• Address of property where the work was completed
  • Cost of materials
  • Taxes
  • Grand total
  • Warranty information, if applicable

This transparency is beneficial to both parties. Contracting work is a detailed process, and honest work comes with transparent pricing and invoices.

2. Look Over Their Documents

Legitimate contractors are required to have a series of documents. They are expected to be able to provide copies of:

  • Their contractor license
  • Business license
  • Contact information
  • Insurance policy with you listed as insured
  • W-9 when you have to file a 1099

As a bonus, the best contractors will normally provide references for completed work.

Proper License & Insurance

It’s easy to check if your contractor is an established business that is insured, licensed, and bonded. Each state has an online directory where you can verify a contractor’s license and insurance.

Remember, working with contractors who work “under the table” can be risky. Many are fully competent and will do a great job for a fair rate. But if they’re avoiding taxation, insurance, and licensing, they might be avoiding other key details required for their job. It’s also harder to vet them and if something goes wrong, your recourse options may be more limited.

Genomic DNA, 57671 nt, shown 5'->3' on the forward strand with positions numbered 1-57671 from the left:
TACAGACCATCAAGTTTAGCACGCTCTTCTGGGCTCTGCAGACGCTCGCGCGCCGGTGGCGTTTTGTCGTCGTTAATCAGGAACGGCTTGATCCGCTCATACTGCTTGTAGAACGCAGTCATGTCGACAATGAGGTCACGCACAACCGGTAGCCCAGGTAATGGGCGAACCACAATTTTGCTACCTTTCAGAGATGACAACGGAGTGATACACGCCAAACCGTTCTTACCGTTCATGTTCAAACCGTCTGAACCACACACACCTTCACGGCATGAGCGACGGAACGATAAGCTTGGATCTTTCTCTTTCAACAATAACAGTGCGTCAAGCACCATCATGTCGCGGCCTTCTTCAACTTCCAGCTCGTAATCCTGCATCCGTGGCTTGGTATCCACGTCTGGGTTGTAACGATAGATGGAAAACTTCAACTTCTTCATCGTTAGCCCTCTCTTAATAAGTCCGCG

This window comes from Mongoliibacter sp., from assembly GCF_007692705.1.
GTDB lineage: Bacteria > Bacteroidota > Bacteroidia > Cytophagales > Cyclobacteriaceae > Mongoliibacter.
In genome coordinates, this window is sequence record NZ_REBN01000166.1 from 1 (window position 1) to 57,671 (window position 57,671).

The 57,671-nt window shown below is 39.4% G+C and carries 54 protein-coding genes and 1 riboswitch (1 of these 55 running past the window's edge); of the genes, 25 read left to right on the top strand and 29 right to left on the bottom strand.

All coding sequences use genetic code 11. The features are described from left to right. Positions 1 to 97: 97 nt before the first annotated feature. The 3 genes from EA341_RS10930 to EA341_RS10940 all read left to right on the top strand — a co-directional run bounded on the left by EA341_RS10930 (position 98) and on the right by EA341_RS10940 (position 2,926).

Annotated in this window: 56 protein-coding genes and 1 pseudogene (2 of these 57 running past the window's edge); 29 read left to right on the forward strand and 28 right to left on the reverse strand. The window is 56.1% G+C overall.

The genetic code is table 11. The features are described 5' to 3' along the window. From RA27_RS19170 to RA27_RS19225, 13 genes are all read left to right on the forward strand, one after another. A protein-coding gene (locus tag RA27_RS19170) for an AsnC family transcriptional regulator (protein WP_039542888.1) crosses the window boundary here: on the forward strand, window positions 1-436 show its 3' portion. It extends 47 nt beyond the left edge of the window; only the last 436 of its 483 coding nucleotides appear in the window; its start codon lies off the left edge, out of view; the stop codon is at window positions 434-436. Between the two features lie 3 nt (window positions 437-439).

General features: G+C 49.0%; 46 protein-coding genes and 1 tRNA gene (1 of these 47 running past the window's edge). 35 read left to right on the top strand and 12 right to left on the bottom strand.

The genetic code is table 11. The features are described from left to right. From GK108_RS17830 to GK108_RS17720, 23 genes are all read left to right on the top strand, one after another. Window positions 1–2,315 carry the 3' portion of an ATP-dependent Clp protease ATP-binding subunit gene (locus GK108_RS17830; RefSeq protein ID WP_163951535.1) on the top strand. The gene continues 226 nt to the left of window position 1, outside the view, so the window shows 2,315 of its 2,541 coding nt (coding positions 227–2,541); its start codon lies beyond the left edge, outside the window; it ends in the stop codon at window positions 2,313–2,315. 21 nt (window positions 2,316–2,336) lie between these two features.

3. Get A Few Bids

This doesn’t mean you should just go for the cheapest deal you can find. But in combination with these other tips, you should look at all your options

Looking at all the bids available will help you gauge the market. When you need a contractor or vendor’s services, compare any reviews you can find with the rates they offer. The best bids are those that offer the best balance between affordability and the competence you need to make sure the job is done well.

If you find two bids that are about the same, you can bring that up in your initial conversations. In some cases, you may be able to get a discount.

4. Discuss Expectations Beforehand

Many things can happen during a project. So, it’s important to discuss your expectations ahead of time. Here are a few ideas to help you avoid an unpleasant situation.

  • Discuss the payment schedule ahead of time
  • Talk to them and set definitive deadlines together before getting started
  • Make sure they understand not to damage anything inside the residence